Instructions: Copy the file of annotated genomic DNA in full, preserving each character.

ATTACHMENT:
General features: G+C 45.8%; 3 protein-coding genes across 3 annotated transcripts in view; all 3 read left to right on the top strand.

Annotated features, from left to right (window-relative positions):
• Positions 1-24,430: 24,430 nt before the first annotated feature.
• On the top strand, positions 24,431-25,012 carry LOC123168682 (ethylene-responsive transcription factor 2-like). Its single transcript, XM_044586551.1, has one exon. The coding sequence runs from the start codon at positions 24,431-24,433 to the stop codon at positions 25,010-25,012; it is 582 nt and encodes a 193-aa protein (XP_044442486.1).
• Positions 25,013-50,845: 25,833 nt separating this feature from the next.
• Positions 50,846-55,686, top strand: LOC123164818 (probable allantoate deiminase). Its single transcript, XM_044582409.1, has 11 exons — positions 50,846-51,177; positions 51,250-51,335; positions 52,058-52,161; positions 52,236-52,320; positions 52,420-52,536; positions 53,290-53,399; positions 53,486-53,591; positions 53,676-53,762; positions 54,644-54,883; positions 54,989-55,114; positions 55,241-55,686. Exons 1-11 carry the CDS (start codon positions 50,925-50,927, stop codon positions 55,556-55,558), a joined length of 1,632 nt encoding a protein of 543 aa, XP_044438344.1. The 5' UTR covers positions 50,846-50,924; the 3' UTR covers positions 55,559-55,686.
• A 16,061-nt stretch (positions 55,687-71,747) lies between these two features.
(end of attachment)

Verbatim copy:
General features: G+C 45.8%; 3 protein-coding genes across 3 annotated transcripts in view; all 3 read left to right on the top strand.

Annotated features, from left to right (window-relative positions):
• Positions 1-24,430: 24,430 nt before the first annotated feature.
• On the top strand, positions 24,431-25,012 carry LOC123168682 (ethylene-responsive transcription factor 2-like). Its single transcript, XM_044586551.1, has one exon. The coding sequence runs from the start codon at positions 24,431-24,433 to the stop codon at positions 25,010-25,012; it is 582 nt and encodes a 193-aa protein (XP_044442486.1).
• Positions 25,013-50,845: 25,833 nt separating this feature from the next.
• Positions 50,846-55,686, top strand: LOC123164818 (probable allantoate deiminase). Its single transcript, XM_044582409.1, has 11 exons — positions 50,846-51,177; positions 51,250-51,335; positions 52,058-52,161; positions 52,236-52,320; positions 52,420-52,536; positions 53,290-53,399; positions 53,486-53,591; positions 53,676-53,762; positions 54,644-54,883; positions 54,989-55,114; positions 55,241-55,686. Exons 1-11 carry the CDS (start codon positions 50,925-50,927, stop codon positions 55,556-55,558), a joined length of 1,632 nt encoding a protein of 543 aa, XP_044438344.1. The 5' UTR covers positions 50,846-50,924; the 3' UTR covers positions 55,559-55,686.
• A 16,061-nt stretch (positions 55,687-71,747) lies between these two features.